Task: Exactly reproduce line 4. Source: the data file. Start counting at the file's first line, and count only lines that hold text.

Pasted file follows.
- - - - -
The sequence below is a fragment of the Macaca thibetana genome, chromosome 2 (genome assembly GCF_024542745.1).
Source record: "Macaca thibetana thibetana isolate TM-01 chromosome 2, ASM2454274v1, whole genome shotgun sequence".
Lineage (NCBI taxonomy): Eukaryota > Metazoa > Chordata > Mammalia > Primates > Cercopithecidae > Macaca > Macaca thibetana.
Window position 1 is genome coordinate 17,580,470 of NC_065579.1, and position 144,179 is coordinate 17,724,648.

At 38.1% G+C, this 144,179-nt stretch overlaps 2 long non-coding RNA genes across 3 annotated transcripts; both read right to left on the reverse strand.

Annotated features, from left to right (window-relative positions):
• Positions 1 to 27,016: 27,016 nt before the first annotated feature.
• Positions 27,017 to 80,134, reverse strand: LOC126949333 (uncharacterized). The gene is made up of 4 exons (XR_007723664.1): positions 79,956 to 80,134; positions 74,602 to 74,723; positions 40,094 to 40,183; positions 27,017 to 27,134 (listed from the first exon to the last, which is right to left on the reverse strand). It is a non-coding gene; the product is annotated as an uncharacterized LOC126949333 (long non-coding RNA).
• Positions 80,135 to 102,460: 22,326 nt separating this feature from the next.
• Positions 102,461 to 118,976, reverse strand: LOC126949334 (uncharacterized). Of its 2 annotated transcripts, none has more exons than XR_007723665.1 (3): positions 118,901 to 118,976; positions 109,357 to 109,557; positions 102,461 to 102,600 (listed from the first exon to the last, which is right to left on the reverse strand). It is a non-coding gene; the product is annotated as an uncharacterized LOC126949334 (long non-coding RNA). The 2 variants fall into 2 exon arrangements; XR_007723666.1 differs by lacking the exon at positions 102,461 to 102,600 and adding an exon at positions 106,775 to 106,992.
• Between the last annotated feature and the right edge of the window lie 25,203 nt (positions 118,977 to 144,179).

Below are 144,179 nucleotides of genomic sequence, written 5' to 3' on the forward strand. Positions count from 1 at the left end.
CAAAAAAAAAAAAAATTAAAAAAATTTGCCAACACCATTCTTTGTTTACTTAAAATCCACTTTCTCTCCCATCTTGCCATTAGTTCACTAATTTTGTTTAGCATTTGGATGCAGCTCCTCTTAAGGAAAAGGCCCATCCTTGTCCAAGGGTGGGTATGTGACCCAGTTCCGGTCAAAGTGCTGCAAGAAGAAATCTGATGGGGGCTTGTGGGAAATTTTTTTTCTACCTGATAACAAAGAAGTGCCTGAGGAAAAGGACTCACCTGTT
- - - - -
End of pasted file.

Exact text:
Window position 1 is genome coordinate 17,580,470 of NC_065579.1, and position 144,179 is coordinate 17,724,648.